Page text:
By: Bob Andelman | Contributing Writer

September 03, 2009

Brown & Brown has grown into a major player in the insurance brokerage business through 300 small acquisitions. The key: Create a competitive and lucrative sales culture and cut all fat.

As growth strategies go, building by acquisition isn’t for everybody.

But everybody isn’t Brown & Brown, Inc., the Daytona Beach- and Tampa-based insurance brokerage firm that ranks seventh in revenues in the United States—and ninth in the world. For them, years of careful acquisitions—300 in the last 16 years—and one key 1993 merger with Poe Insurance of Tampa, has built a company of great financial strength and influence.

Brown & Brown (NYSE: BRO) carefully investigates each target acquisition, makes sure it will be a good fit with the company’s intensive sales culture, then assimilates it from the first day.

“They’re very picky,” says Sally Roberts, senior editor at Business Insurance magazine. “Powell and Hyatt Brown would tell you there have been mistakes along the way, but they know the type of people they’re looking for. The courtship is long and involved. Hyatt and his wife will host some of these firms; the principals stay at their house, they have meals together. They take a lot of time. They know the mold they want the company to fit.”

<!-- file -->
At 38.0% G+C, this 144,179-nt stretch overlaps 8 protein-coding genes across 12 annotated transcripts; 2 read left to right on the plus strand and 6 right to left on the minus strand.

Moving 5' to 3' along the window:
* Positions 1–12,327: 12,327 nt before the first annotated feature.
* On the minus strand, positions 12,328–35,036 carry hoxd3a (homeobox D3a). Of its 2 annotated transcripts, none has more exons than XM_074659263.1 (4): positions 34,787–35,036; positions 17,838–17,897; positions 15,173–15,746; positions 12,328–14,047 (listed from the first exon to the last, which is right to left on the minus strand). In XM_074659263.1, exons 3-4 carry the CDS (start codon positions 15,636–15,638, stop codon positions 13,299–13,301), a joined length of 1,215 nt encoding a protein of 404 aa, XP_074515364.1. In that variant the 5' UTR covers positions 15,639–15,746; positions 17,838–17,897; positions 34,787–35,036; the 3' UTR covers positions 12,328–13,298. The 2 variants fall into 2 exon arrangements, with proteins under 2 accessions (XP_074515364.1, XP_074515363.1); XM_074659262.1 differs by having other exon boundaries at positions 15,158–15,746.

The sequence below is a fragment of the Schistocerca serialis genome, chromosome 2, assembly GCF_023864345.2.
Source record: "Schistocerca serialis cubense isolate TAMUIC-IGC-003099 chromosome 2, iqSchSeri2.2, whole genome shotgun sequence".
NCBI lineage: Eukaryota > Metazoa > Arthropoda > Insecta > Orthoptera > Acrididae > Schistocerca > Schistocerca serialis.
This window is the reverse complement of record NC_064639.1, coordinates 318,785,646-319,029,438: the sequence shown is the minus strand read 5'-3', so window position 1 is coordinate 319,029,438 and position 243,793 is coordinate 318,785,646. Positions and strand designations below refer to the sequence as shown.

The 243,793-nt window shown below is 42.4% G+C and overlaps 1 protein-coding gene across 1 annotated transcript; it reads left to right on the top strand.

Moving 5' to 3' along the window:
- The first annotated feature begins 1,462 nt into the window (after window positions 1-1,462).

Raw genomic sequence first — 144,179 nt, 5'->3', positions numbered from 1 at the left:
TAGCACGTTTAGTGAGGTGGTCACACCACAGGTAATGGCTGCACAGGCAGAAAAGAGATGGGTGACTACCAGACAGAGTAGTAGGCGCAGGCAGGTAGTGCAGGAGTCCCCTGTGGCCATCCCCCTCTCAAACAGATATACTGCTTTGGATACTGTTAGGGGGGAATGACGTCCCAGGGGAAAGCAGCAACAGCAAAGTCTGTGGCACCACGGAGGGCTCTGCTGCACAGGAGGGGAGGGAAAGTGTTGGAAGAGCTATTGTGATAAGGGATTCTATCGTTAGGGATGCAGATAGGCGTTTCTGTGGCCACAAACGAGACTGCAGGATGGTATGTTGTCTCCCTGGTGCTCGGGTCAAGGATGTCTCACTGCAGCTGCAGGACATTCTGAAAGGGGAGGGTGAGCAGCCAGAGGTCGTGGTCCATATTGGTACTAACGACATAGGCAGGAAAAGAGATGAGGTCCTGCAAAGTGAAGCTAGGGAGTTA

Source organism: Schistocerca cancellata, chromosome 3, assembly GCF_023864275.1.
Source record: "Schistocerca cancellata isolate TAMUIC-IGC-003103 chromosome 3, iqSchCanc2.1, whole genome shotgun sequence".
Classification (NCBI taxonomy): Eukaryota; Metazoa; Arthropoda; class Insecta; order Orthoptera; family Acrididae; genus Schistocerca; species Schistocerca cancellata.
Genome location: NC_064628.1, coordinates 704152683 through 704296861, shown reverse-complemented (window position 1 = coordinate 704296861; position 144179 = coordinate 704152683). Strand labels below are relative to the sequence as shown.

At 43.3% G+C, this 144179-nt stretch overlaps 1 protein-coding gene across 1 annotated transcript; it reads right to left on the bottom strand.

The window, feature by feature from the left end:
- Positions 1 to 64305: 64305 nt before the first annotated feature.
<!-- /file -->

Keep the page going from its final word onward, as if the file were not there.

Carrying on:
Brown & Brown, which has 5,400 employees, does so many acquisitions that it has in-house legal, financial and quality control staff dedicated to nothing else.

“Cultural fit is of paramount importance,” says Brown & Brown president and CEO J. Powell Brown. “That is the biggest thing we look for. Its not geography. Cultural fit is one of the first and most important things we look at. We’re interested in the quality of the people. So whether they’re in Detroit, Denver, or Sarasota, the bottom line is it’s all about good people. We intend for those sellers to be with us in the future and stay with us. That might lead to additional acquisitions in that area or in whatever their specialty might be.”

Click HERE to Keep Reading!

[Get Copyright Permissions]Copyright 2008 Bob Andelman. Click here for copyright permissions!

Some stories may appear in unedited versions that are different from their print counterparts.